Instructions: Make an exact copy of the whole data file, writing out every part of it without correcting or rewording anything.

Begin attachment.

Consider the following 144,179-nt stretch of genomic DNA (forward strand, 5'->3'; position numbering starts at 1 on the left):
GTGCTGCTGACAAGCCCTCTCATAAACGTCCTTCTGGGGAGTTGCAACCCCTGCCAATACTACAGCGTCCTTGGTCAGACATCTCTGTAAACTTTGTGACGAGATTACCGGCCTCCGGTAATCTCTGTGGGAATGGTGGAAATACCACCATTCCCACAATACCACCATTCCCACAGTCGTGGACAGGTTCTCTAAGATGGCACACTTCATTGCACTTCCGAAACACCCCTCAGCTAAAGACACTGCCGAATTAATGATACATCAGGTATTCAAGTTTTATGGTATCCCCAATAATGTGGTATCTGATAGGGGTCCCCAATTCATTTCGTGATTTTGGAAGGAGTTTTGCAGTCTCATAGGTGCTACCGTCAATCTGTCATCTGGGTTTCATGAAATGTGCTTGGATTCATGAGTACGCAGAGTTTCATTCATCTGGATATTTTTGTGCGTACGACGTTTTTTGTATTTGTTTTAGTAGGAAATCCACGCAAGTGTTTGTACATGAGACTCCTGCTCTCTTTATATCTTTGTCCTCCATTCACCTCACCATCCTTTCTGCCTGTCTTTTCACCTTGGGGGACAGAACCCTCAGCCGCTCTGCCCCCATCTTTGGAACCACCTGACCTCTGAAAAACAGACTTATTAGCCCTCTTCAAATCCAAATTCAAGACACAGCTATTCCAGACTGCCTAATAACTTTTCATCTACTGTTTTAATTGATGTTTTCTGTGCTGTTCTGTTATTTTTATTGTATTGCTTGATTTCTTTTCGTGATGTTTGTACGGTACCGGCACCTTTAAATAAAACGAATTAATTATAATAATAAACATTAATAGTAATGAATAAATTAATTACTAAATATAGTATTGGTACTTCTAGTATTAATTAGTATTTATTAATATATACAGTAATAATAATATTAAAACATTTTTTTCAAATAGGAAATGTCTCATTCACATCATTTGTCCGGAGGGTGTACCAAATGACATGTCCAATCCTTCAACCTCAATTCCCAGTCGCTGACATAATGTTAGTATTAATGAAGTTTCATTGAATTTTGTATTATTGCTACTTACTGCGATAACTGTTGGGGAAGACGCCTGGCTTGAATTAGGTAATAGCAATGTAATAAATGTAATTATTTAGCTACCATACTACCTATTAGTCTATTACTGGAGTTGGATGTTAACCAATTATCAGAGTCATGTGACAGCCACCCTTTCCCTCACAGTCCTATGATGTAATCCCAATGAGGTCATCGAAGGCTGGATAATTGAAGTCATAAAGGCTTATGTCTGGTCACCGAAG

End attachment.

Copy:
Consider the following 144,179-nt stretch of genomic DNA (forward strand, 5'->3'; position numbering starts at 1 on the left):
GTGCTGCTGACAAGCCCTCTCATAAACGTCCTTCTGGGGAGTTGCAACCCCTGCCAATACTACAGCGTCCTTGGTCAGACATCTCTGTAAACTTTGTGACGAGATTACCGGCCTCCGGTAATCTCTGTGGGAATGGTGGAAATACCACCATTCCCACAATACCACCATTCCCACAGTCGTGGACAGGTTCTCTAAGATGGCACACTTCATTGCACTTCCGAAACACCCCTCAGCTAAAGACACTGCCGAATTAATGATACATCAGGTATTCAAGTTTTATGGTATCCCCAATAATGTGGTATCTGATAGGGGTCCCCAATTCATTTCGTGATTTTGGAAGGAGTTTTGCAGTCTCATAGGTGCTACCGTCAATCTGTCATCTGGGTTTCATGAAATGTGCTTGGATTCATGAGTACGCAGAGTTTCATTCATCTGGATATTTTTGTGCGTACGACGTTTTTTGTATTTGTTTTAGTAGGAAATCCACGCAAGTGTTTGTACATGAGACTCCTGCTCTCTTTATATCTTTGTCCTCCATTCACCTCACCATCCTTTCTGCCTGTCTTTTCACCTTGGGGGACAGAACCCTCAGCCGCTCTGCCCCCATCTTTGGAACCACCTGACCTCTGAAAAACAGACTTATTAGCCCTCTTCAAATCCAAATTCAAGACACAGCTATTCCAGACTGCCTAATAACTTTTCATCTACTGTTTTAATTGATGTTTTCTGTGCTGTTCTGTTATTTTTATTGTATTGCTTGATTTCTTTTCGTGATGTTTGTACGGTACCGGCACCTTTAAATAAAACGAATTAATTATAATAATAAACATTAATAGTAATGAATAAATTAATTACTAAATATAGTATTGGTACTTCTAGTATTAATTAGTATTTATTAATATATACAGTAATAATAATATTAAAACATTTTTTTCAAATAGGAAATGTCTCATTCACATCATTTGTCCGGAGGGTGTACCAAATGACATGTCCAATCCTTCAACCTCAATTCCCAGTCGCTGACATAATGTTAGTATTAATGAAGTTTCATTGAATTTTGTATTATTGCTACTTACTGCGATAACTGTTGGGGAAGACGCCTGGCTTGAATTAGGTAATAGCAATGTAATAAATGTAATTATTTAGCTACCATACTACCTATTAGTCTATTACTGGAGTTGGATGTTAACCAATTATCAGAGTCATGTGACAGCCACCCTTTCCCTCACAGTCCTATGATGTAATCCCAATGAGGTCATCGAAGGCTGGATAATTGAAGTCATAAAGGCTTATGTCTGGTCACCGAAG